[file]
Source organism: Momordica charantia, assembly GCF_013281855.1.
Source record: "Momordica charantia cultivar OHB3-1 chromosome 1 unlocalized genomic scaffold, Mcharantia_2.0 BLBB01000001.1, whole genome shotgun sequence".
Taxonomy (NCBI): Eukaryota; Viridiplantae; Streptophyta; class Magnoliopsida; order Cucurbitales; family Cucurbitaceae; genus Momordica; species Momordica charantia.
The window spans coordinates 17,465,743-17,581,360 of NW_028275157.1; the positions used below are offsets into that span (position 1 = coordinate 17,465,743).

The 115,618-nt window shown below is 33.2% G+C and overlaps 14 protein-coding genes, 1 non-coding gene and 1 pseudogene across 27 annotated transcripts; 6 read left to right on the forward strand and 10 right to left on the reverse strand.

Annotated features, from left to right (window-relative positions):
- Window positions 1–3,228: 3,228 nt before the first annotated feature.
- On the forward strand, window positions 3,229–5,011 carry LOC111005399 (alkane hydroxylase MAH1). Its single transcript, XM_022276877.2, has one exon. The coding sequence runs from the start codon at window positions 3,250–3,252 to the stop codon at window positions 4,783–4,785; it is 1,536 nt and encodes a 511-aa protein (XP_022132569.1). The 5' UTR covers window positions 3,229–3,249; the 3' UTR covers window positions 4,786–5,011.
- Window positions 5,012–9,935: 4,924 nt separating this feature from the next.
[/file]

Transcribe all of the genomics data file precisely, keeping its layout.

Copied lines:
Source organism: Momordica charantia, assembly GCF_013281855.1.
Source record: "Momordica charantia cultivar OHB3-1 chromosome 1 unlocalized genomic scaffold, Mcharantia_2.0 BLBB01000001.1, whole genome shotgun sequence".
Taxonomy (NCBI): Eukaryota; Viridiplantae; Streptophyta; class Magnoliopsida; order Cucurbitales; family Cucurbitaceae; genus Momordica; species Momordica charantia.
The window spans coordinates 17,465,743-17,581,360 of NW_028275157.1; the positions used below are offsets into that span (position 1 = coordinate 17,465,743).

The 115,618-nt window shown below is 33.2% G+C and overlaps 14 protein-coding genes, 1 non-coding gene and 1 pseudogene across 27 annotated transcripts; 6 read left to right on the forward strand and 10 right to left on the reverse strand.

Annotated features, from left to right (window-relative positions):
- Window positions 1–3,228: 3,228 nt before the first annotated feature.
- On the forward strand, window positions 3,229–5,011 carry LOC111005399 (alkane hydroxylase MAH1). Its single transcript, XM_022276877.2, has one exon. The coding sequence runs from the start codon at window positions 3,250–3,252 to the stop codon at window positions 4,783–4,785; it is 1,536 nt and encodes a 511-aa protein (XP_022132569.1). The 5' UTR covers window positions 3,229–3,249; the 3' UTR covers window positions 4,786–5,011.
- Window positions 5,012–9,935: 4,924 nt separating this feature from the next.